By our entertainment editors
10 Nov 2023 at 13:07
The lawsuit brought by Prince Harry and Elton John against the British publisher Associated Newspapers Limited (ANL) for privacy violations may continue. The High Court of London decided this on Friday. It is not the first time that Harry has taken tabloids to court.
The prince and five other well-known Britons have sued the publisher for publications of the tabloids The Mail on Sunday and Daily Mail. In addition to the prince and the singer, the group consists of actresses Elizabeth Hurley and Sadie Frost, filmmaker and Elton John’s partner David Furnish and Doreen Lawrence, the mother of a black teenager who was murdered in 1993.
According to the group, ANL deployed at least nineteen different private investigators between 1993 and 2011 to carry out a series of “illegal acts”. In some cases this resulted in damaging news articles.
Privacy violation due to valve equipment
The publisher is said to have eavesdropped on them and installed equipment in cars and houses for this purpose. A statement from law firm Hamlins spoke of “abhorrent criminal activity”.
The publisher denies all allegations. A spokesperson for Associated Newspapers even calls them ridiculous. He says the plaintiffs and their lawyers appear to be angling for information with “unsubstantiated and highly defamatory claims, which are not based on credible evidence.”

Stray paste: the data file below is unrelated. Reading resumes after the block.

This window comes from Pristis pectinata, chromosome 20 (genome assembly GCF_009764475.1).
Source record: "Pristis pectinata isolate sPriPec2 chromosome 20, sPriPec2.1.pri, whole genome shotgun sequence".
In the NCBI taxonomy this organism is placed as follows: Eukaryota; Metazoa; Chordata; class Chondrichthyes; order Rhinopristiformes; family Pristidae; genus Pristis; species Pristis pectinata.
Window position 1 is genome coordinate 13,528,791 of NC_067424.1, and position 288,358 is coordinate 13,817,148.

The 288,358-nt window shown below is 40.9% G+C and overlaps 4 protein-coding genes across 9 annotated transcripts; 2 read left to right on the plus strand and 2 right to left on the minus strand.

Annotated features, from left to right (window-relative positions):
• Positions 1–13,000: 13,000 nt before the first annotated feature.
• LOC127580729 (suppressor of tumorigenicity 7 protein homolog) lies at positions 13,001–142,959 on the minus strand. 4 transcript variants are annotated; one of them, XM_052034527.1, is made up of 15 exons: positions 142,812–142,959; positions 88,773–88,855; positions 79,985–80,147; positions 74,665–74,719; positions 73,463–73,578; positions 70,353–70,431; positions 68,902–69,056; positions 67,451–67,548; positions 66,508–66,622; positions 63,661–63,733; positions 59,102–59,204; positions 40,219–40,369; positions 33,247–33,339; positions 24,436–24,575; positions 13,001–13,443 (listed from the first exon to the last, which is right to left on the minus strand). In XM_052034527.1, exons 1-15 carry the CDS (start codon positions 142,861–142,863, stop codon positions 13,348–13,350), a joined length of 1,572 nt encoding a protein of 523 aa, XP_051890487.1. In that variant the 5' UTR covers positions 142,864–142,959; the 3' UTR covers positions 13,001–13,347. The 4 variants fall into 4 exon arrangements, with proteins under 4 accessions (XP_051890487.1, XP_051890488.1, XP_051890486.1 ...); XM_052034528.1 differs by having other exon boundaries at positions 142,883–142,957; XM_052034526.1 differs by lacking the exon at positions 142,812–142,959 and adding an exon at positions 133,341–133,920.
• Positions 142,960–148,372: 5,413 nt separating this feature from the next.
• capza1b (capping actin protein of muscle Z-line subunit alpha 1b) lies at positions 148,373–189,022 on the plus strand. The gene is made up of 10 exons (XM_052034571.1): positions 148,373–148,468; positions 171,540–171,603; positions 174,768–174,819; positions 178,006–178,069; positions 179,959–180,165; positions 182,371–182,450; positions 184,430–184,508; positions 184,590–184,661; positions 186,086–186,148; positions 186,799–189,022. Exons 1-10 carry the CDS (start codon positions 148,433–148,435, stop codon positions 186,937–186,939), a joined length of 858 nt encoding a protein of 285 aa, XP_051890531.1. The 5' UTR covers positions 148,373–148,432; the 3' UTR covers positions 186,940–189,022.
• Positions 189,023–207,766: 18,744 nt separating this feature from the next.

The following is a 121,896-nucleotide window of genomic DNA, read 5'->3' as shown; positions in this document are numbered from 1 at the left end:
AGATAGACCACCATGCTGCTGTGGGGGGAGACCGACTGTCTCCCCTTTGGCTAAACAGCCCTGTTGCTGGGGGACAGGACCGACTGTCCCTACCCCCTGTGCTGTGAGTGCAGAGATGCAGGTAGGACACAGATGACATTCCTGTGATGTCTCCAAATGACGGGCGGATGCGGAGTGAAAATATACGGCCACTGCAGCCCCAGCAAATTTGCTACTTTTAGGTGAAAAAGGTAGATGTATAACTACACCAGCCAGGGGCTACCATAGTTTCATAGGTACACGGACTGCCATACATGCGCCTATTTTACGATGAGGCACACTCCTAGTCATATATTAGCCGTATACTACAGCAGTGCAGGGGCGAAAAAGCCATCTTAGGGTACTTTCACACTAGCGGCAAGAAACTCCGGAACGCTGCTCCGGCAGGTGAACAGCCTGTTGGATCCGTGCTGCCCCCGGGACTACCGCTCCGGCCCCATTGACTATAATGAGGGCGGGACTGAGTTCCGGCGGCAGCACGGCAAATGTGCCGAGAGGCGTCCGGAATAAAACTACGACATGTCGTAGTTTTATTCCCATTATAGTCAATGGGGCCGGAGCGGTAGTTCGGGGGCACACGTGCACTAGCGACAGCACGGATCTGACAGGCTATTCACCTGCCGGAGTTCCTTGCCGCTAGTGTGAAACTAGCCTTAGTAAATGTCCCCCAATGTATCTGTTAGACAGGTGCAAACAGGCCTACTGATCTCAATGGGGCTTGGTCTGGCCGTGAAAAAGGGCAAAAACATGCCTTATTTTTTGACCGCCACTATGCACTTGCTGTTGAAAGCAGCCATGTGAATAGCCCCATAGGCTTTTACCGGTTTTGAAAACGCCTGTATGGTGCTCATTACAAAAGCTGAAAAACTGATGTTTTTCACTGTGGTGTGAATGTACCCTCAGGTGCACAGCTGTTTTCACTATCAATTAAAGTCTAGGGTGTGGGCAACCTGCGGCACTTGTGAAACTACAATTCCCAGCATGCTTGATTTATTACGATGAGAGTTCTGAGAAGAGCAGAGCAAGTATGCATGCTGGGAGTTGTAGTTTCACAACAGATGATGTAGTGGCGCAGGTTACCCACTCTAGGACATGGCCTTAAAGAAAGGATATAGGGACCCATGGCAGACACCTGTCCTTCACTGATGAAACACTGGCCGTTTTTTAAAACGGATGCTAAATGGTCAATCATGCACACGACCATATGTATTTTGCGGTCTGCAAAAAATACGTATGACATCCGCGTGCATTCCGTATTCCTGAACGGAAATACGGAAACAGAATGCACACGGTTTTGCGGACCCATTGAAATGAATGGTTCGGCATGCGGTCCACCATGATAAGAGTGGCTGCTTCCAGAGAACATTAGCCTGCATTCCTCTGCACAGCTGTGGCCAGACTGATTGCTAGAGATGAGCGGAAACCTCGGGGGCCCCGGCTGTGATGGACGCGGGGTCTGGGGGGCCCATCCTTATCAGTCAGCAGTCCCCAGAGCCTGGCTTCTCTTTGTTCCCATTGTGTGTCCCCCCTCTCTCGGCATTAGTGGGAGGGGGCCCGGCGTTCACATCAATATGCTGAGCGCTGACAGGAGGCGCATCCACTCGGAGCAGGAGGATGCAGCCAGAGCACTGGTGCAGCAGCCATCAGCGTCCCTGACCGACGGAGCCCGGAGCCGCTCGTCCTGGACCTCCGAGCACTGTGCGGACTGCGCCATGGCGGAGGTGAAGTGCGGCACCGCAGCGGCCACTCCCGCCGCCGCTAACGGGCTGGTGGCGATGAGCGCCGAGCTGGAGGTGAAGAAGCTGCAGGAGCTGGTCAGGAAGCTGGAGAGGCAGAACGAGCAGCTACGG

Earlier this year, ANL tried to have the lawsuit thrown out. The British prince, who lives in America, was also present at several hearings in London. Elton John also appeared in court, where the judge considered the arguments of both parties. The court has now decided that the case will actually be dealt with substantively.
Previous lawsuits against ANL
It is not the first time that Harry has faced ANL in court. For example, he previously sued the publisher because of an article that wrote about the security of the prince and his family. According to Harry, the article, which was published in the tabloids Daily Mail and Mail on Sunday, contained libel.
His wife Meghan also sued the publisher for publishing a handwritten letter to her father Thomas Markle in the Mail on Sunday. Meghan won the lawsuit and The Mail on Sunday was forced to apologize by the judge. She also received compensation, which she donated to charity.
Harry versus tabloids
The prince also took another publisher to court last year. He accused Mirror Group Newspapers (MGN) of illegally tapping telephone conversations. He is demanding damages of up to 320,000 pounds (more than 370,000 euros) from the publisher of tabloids such as the Daily Mirror, Sunday Mirror and Sunday People
Harry claims to have been hacked by telephone for years by employees of gossip newspaper The Mirror. He said it started when he was in high school and ended around 2010. MGN denies that any phones were hacked. The publisher has admitted that a private detective was commissioned by them to collect information about a night the prince spent in a nightclub in 2004.
“It was a downward spiral, with the tabloids constantly trying to persuade me, a ‘damaged’ young man, to do something stupid that would make a good story and sell a lot of papers,” he said in his statement in court.